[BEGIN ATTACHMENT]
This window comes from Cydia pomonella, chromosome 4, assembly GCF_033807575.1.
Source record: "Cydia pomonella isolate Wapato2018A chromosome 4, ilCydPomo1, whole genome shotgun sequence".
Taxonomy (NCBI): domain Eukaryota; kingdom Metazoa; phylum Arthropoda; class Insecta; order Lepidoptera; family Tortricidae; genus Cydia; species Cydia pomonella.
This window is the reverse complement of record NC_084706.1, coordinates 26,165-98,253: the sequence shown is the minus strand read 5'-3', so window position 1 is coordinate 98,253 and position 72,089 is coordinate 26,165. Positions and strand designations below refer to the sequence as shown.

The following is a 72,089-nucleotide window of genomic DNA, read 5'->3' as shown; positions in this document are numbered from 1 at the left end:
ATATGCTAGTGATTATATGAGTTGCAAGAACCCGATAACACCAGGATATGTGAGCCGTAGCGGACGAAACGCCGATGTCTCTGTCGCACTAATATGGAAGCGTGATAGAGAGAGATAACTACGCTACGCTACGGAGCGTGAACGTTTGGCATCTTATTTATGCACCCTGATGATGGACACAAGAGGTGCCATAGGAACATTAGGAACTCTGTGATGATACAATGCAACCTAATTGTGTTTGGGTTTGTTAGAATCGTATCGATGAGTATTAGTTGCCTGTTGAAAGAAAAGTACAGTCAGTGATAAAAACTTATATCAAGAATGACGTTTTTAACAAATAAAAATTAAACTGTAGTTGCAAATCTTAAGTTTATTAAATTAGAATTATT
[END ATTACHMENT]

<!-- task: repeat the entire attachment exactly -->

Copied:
This window comes from Cydia pomonella, chromosome 4, assembly GCF_033807575.1.
Source record: "Cydia pomonella isolate Wapato2018A chromosome 4, ilCydPomo1, whole genome shotgun sequence".
Taxonomy (NCBI): domain Eukaryota; kingdom Metazoa; phylum Arthropoda; class Insecta; order Lepidoptera; family Tortricidae; genus Cydia; species Cydia pomonella.
This window is the reverse complement of record NC_084706.1, coordinates 26,165-98,253: the sequence shown is the minus strand read 5'-3', so window position 1 is coordinate 98,253 and position 72,089 is coordinate 26,165. Positions and strand designations below refer to the sequence as shown.

The following is a 72,089-nucleotide window of genomic DNA, read 5'->3' as shown; positions in this document are numbered from 1 at the left end:
ATATGCTAGTGATTATATGAGTTGCAAGAACCCGATAACACCAGGATATGTGAGCCGTAGCGGACGAAACGCCGATGTCTCTGTCGCACTAATATGGAAGCGTGATAGAGAGAGATAACTACGCTACGCTACGGAGCGTGAACGTTTGGCATCTTATTTATGCACCCTGATGATGGACACAAGAGGTGCCATAGGAACATTAGGAACTCTGTGATGATACAATGCAACCTAATTGTGTTTGGGTTTGTTAGAATCGTATCGATGAGTATTAGTTGCCTGTTGAAAGAAAAGTACAGTCAGTGATAAAAACTTATATCAAGAATGACGTTTTTAACAAATAAAAATTAAACTGTAGTTGCAAATCTTAAGTTTATTAAATTAGAATTATT